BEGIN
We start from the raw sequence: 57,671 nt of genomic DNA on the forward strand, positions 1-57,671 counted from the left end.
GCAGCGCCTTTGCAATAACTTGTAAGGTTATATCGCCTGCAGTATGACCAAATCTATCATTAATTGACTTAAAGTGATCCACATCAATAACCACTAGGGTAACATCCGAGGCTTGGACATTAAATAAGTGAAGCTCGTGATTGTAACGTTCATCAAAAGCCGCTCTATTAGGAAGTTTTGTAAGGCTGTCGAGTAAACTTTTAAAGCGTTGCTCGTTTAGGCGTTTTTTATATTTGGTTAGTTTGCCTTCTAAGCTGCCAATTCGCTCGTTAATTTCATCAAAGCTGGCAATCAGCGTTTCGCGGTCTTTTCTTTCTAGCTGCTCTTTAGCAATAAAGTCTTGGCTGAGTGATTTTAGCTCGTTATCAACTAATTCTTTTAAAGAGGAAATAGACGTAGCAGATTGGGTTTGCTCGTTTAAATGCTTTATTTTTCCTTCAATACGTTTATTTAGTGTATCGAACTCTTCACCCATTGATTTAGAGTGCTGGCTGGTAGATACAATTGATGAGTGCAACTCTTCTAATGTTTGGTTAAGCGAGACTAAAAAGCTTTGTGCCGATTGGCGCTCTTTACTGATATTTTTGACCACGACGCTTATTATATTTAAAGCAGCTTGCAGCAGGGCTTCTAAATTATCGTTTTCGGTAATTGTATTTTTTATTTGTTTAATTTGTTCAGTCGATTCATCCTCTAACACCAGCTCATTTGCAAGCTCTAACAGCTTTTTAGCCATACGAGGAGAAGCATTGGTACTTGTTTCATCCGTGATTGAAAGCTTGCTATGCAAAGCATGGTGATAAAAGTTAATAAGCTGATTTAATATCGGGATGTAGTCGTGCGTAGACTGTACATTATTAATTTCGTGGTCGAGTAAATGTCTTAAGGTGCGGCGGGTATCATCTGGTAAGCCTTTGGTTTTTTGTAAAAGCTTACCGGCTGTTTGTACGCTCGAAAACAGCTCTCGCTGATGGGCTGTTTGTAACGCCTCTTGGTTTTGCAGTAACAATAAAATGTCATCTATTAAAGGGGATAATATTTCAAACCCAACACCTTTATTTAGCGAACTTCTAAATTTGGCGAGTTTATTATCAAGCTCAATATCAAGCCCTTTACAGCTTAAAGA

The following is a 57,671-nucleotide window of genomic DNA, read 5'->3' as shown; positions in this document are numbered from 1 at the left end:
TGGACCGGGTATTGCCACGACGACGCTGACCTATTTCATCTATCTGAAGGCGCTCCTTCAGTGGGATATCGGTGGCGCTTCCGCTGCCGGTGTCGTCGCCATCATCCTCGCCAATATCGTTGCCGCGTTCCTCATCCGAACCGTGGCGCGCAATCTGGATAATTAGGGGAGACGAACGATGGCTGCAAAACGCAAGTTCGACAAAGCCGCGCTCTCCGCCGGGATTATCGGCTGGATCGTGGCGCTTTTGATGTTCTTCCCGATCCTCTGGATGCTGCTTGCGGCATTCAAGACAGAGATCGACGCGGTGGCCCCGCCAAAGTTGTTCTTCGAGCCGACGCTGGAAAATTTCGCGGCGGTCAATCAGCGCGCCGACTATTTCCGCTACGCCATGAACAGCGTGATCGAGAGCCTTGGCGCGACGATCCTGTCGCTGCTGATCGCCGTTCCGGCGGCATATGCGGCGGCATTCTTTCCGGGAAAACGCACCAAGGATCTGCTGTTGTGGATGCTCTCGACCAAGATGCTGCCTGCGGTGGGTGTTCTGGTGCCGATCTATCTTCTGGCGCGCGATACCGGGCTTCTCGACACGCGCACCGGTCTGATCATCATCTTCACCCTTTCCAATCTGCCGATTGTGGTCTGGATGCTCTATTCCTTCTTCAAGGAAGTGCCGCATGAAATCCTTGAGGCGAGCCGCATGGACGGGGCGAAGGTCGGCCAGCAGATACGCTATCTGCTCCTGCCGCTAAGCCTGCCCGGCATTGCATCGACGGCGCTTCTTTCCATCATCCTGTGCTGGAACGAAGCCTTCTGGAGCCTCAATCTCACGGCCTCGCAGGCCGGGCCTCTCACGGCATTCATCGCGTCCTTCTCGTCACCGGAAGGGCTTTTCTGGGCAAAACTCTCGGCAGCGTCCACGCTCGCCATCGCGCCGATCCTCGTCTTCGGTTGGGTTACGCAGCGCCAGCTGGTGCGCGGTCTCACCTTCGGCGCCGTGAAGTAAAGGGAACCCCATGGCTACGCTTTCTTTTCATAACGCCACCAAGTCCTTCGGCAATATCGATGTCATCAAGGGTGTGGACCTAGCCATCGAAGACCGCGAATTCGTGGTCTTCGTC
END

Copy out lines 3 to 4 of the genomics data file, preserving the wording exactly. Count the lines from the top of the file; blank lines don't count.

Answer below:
The following is a 57,671-nucleotide window of genomic DNA, read 5'->3' as shown; positions in this document are numbered from 1 at the left end:
TGGACCGGGTATTGCCACGACGACGCTGACCTATTTCATCTATCTGAAGGCGCTCCTTCAGTGGGATATCGGTGGCGCTTCCGCTGCCGGTGTCGTCGCCATCATCCTCGCCAATATCGTTGCCGCGTTCCTCATCCGAACCGTGGCGCGCAATCTGGATAATTAGGGGAGACGAACGATGGCTGCAAAACGCAAGTTCGACAAAGCCGCGCTCTCCGCCGGGATTATCGGCTGGATCGTGGCGCTTTTGATGTTCTTCCCGATCCTCTGGATGCTGCTTGCGGCATTCAAGACAGAGATCGACGCGGTGGCCCCGCCAAAGTTGTTCTTCGAGCCGACGCTGGAAAATTTCGCGGCGGTCAATCAGCGCGCCGACTATTTCCGCTACGCCATGAACAGCGTGATCGAGAGCCTTGGCGCGACGATCCTGTCGCTGCTGATCGCCGTTCCGGCGGCATATGCGGCGGCATTCTTTCCGGGAAAACGCACCAAGGATCTGCTGTTGTGGATGCTCTCGACCAAGATGCTGCCTGCGGTGGGTGTTCTGGTGCCGATCTATCTTCTGGCGCGCGATACCGGGCTTCTCGACACGCGCACCGGTCTGATCATCATCTTCACCCTTTCCAATCTGCCGATTGTGGTCTGGATGCTCTATTCCTTCTTCAAGGAAGTGCCGCATGAAATCCTTGAGGCGAGCCGCATGGACGGGGCGAAGGTCGGCCAGCAGATACGCTATCTGCTCCTGCCGCTAAGCCTGCCCGGCATTGCATCGACGGCGCTTCTTTCCATCATCCTGTGCTGGAACGAAGCCTTCTGGAGCCTCAATCTCACGGCCTCGCAGGCCGGGCCTCTCACGGCATTCATCGCGTCCTTCTCGTCACCGGAAGGGCTTTTCTGGGCAAAACTCTCGGCAGCGTCCACGCTCGCCATCGCGCCGATCCTCGTCTTCGGTTGGGTTACGCAGCGCCAGCTGGTGCGCGGTCTCACCTTCGGCGCCGTGAAGTAAAGGGAACCCCATGGCTACGCTTTCTTTTCATAACGCCACCAAGTCCTTCGGCAATATCGATGTCATCAAGGGTGTGGACCTAGCCATCGAAGACCGCGAATTCGTGGTCTTCGTC